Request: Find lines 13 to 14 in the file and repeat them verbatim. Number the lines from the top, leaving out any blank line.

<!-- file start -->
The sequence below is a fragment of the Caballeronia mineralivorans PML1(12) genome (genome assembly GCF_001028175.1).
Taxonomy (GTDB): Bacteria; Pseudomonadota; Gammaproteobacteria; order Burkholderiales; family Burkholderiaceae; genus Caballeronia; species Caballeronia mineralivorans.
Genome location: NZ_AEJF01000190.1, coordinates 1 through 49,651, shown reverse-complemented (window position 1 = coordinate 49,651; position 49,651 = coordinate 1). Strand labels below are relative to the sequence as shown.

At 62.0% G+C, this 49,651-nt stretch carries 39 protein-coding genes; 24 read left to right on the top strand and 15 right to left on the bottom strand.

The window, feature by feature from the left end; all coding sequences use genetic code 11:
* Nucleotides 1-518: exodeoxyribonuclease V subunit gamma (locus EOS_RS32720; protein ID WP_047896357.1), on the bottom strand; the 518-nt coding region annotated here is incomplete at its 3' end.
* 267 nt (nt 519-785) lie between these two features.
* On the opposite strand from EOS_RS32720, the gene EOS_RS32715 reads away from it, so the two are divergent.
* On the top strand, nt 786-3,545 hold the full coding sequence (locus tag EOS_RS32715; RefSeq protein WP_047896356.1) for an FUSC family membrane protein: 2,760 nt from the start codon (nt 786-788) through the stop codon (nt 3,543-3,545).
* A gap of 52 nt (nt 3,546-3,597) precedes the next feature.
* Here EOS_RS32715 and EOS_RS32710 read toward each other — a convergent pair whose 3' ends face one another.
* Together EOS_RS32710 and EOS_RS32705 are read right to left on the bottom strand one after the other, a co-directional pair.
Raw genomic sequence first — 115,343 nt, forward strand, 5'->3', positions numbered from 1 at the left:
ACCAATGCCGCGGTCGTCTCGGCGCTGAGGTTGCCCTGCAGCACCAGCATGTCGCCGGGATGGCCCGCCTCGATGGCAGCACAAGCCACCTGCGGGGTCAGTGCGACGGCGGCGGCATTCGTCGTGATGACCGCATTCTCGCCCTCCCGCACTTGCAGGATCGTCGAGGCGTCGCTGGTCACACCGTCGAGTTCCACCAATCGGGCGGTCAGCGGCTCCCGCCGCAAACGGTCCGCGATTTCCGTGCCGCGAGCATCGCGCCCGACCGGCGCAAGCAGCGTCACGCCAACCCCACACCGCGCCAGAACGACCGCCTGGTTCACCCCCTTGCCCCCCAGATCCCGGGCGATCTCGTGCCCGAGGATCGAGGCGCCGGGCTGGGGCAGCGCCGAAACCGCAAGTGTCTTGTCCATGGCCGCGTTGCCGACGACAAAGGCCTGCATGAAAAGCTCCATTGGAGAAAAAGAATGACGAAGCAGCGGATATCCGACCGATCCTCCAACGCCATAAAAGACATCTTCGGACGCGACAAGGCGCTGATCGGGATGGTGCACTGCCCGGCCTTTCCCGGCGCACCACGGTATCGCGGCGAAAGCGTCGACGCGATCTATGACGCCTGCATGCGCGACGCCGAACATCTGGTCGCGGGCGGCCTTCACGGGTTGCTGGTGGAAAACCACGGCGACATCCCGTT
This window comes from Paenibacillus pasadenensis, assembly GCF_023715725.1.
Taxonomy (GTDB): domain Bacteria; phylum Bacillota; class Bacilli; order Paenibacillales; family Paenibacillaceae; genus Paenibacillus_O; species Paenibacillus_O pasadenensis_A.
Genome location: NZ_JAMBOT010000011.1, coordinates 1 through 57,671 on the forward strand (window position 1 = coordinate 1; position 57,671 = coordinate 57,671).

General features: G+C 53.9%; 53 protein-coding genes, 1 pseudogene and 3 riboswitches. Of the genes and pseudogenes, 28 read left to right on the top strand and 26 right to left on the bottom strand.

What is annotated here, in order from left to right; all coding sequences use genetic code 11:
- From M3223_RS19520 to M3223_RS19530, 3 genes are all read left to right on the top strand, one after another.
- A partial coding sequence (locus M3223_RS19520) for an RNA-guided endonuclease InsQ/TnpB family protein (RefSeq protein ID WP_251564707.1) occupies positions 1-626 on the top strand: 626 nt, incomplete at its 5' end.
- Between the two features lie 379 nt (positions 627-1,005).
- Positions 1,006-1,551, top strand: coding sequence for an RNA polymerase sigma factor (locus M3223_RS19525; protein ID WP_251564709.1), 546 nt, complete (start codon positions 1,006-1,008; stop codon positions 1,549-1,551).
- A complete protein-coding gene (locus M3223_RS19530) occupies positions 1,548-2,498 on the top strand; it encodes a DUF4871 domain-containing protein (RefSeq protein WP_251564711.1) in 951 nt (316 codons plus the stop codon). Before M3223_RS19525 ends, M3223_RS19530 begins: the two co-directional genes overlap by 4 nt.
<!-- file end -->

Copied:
Raw genomic sequence first — 115,343 nt, forward strand, 5'->3', positions numbered from 1 at the left:
ACCAATGCCGCGGTCGTCTCGGCGCTGAGGTTGCCCTGCAGCACCAGCATGTCGCCGGGATGGCCCGCCTCGATGGCAGCACAAGCCACCTGCGGGGTCAGTGCGACGGCGGCGGCATTCGTCGTGATGACCGCATTCTCGCCCTCCCGCACTTGCAGGATCGTCGAGGCGTCGCTGGTCACACCGTCGAGTTCCACCAATCGGGCGGTCAGCGGCTCCCGCCGCAAACGGTCCGCGATTTCCGTGCCGCGAGCATCGCGCCCGACCGGCGCAAGCAGCGTCACGCCAACCCCACACCGCGCCAGAACGACCGCCTGGTTCACCCCCTTGCCCCCCAGATCCCGGGCGATCTCGTGCCCGAGGATCGAGGCGCCGGGCTGGGGCAGCGCCGAAACCGCAAGTGTCTTGTCCATGGCCGCGTTGCCGACGACAAAGGCCTGCATGAAAAGCTCCATTGGAGAAAAAGAATGACGAAGCAGCGGATATCCGACCGATCCTCCAACGCCATAAAAGACATCTTCGGACGCGACAAGGCGCTGATCGGGATGGTGCACTGCCCGGCCTTTCCCGGCGCACCACGGTATCGCGGCGAAAGCGTCGACGCGATCTATGACGCCTGCATGCGCGACGCCGAACATCTGGTCGCGGGCGGCCTTCACGGGTTGCTGGTGGAAAACCACGGCGACATCCCGTT